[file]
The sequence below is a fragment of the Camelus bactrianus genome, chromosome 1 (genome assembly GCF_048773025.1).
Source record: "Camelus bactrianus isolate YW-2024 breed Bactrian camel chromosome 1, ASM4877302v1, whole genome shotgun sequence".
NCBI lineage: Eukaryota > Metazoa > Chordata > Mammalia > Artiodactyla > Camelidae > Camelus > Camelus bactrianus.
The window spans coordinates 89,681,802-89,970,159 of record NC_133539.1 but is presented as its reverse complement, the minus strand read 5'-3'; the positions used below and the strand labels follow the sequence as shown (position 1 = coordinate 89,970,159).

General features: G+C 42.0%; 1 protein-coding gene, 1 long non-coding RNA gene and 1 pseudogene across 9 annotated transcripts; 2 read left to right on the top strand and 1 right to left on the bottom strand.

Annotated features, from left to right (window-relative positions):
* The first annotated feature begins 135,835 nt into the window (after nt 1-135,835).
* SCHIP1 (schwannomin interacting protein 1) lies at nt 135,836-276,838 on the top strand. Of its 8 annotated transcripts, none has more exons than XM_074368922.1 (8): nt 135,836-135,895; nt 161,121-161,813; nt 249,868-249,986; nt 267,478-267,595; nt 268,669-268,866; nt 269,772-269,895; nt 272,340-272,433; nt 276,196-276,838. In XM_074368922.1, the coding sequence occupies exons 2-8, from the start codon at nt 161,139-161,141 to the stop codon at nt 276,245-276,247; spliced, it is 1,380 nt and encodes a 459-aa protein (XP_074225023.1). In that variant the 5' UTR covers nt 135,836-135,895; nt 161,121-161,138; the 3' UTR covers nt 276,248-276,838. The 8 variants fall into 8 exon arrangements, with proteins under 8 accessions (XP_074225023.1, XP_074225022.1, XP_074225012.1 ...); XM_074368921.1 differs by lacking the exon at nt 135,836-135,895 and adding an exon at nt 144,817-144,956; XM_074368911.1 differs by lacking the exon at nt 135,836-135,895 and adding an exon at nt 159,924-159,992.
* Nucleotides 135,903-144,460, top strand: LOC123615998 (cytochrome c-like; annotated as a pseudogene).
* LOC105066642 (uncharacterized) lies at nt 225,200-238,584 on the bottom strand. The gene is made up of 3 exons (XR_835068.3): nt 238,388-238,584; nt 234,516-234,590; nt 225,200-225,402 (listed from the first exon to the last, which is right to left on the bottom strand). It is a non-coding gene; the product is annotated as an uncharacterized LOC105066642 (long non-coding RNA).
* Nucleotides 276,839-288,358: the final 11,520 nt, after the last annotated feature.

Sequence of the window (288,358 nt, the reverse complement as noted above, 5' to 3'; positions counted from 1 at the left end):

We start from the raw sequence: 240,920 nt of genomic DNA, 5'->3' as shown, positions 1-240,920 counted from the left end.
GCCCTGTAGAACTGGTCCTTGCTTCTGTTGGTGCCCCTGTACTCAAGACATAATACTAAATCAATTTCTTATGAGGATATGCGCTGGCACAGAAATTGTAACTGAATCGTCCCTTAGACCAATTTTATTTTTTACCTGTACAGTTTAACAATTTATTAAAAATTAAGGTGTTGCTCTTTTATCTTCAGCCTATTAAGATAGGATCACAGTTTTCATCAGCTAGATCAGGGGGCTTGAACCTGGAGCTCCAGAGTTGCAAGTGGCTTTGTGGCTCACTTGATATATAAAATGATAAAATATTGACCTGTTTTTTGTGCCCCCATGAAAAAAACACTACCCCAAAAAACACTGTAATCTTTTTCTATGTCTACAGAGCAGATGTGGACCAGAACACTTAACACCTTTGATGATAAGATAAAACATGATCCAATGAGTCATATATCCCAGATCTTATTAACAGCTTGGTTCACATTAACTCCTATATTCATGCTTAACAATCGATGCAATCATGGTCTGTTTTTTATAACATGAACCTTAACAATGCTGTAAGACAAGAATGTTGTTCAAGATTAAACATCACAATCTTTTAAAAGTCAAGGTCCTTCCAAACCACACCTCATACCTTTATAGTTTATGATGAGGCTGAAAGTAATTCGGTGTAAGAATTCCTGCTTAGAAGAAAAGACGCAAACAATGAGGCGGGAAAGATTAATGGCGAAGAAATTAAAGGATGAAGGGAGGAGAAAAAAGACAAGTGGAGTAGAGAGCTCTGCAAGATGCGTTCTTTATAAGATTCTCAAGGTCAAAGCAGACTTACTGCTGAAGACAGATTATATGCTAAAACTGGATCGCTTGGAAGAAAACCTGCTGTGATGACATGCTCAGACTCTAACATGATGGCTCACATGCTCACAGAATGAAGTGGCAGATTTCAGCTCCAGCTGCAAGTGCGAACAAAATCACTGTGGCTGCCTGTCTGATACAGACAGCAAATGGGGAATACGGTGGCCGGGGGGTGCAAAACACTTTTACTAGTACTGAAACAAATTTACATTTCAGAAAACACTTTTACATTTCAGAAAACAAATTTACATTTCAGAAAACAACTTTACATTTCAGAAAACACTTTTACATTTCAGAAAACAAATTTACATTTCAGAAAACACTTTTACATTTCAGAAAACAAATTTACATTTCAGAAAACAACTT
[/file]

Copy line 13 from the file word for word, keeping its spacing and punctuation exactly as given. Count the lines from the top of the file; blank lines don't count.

We start from the raw sequence: 240,920 nt of genomic DNA, 5'->3' as shown, positions 1-240,920 counted from the left end.